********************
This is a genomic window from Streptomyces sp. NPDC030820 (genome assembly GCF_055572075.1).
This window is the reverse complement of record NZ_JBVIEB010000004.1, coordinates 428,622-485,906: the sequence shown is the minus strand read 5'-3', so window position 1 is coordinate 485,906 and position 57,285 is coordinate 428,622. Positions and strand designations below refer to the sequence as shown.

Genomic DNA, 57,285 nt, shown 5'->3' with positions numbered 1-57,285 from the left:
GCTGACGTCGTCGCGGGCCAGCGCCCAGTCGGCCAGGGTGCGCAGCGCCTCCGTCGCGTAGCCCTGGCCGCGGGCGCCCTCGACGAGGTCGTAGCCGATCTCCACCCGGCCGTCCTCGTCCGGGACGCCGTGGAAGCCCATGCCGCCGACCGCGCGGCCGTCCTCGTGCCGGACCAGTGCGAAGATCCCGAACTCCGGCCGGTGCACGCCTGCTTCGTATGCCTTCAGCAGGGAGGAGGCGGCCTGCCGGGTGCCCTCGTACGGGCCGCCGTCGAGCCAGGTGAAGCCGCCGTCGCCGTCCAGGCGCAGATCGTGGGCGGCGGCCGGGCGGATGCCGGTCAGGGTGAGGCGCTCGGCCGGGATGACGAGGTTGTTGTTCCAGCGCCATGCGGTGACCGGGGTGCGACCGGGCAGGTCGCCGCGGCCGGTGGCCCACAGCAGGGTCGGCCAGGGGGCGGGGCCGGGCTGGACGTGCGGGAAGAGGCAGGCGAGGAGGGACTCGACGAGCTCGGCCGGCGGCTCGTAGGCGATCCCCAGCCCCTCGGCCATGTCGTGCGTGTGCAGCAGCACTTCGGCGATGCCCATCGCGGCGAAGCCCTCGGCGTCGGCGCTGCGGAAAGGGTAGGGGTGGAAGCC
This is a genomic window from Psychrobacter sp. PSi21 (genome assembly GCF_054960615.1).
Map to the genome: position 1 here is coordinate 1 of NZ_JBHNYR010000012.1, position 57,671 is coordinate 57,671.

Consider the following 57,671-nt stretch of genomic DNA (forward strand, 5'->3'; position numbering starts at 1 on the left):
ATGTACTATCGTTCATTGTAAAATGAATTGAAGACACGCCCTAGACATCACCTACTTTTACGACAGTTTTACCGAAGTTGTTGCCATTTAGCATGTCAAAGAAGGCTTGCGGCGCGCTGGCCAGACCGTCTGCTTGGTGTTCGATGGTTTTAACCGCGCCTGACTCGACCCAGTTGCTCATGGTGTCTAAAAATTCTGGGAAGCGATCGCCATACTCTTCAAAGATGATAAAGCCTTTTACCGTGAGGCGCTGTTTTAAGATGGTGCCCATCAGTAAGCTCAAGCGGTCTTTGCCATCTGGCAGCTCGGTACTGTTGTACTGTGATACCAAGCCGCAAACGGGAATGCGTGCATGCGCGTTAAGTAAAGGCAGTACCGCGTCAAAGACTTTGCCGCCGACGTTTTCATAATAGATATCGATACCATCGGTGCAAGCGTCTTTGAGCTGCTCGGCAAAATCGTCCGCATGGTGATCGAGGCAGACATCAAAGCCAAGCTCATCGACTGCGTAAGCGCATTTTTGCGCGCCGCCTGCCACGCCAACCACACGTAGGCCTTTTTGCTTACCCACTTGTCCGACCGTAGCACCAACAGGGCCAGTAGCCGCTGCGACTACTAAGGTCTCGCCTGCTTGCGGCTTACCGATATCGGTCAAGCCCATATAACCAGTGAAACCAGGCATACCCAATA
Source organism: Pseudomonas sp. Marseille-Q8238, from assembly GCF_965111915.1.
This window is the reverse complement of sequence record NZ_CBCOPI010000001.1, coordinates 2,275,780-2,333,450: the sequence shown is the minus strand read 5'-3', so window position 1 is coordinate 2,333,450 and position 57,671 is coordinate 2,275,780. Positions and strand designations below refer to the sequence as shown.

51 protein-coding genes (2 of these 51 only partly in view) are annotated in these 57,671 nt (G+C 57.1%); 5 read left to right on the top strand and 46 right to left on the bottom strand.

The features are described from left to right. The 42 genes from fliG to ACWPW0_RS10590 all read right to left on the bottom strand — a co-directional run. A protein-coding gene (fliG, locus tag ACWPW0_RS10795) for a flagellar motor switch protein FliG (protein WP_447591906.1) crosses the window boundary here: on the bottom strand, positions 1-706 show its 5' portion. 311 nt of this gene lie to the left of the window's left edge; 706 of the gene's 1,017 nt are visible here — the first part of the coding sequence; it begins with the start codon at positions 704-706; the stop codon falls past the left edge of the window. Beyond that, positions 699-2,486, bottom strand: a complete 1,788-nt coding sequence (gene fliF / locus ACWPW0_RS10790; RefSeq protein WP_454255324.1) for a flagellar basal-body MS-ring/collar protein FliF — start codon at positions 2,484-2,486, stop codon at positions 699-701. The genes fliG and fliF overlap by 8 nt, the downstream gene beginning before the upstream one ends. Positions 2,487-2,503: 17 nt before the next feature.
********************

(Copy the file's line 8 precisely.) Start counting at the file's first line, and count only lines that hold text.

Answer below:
ATGTACTATCGTTCATTGTAAAATGAATTGAAGACACGCCCTAGACATCACCTACTTTTACGACAGTTTTACCGAAGTTGTTGCCATTTAGCATGTCAAAGAAGGCTTGCGGCGCGCTGGCCAGACCGTCTGCTTGGTGTTCGATGGTTTTAACCGCGCCTGACTCGACCCAGTTGCTCATGGTGTCTAAAAATTCTGGGAAGCGATCGCCATACTCTTCAAAGATGATAAAGCCTTTTACCGTGAGGCGCTGTTTTAAGATGGTGCCCATCAGTAAGCTCAAGCGGTCTTTGCCATCTGGCAGCTCGGTACTGTTGTACTGTGATACCAAGCCGCAAACGGGAATGCGTGCATGCGCGTTAAGTAAAGGCAGTACCGCGTCAAAGACTTTGCCGCCGACGTTTTCATAATAGATATCGATACCATCGGTGCAAGCGTCTTTGAGCTGCTCGGCAAAATCGTCCGCATGGTGATCGAGGCAGACATCAAAGCCAAGCTCATCGACTGCGTAAGCGCATTTTTGCGCGCCGCCTGCCACGCCAACCACACGTAGGCCTTTTTGCTTACCCACTTGTCCGACCGTAGCACCAACAGGGCCAGTAGCCGCTGCGACTACTAAGGTCTCGCCTGCTTGCGGCTTACCGATATCGGTCAAGCCCATATAACCAGTGAAACCAGGCATACCCAATA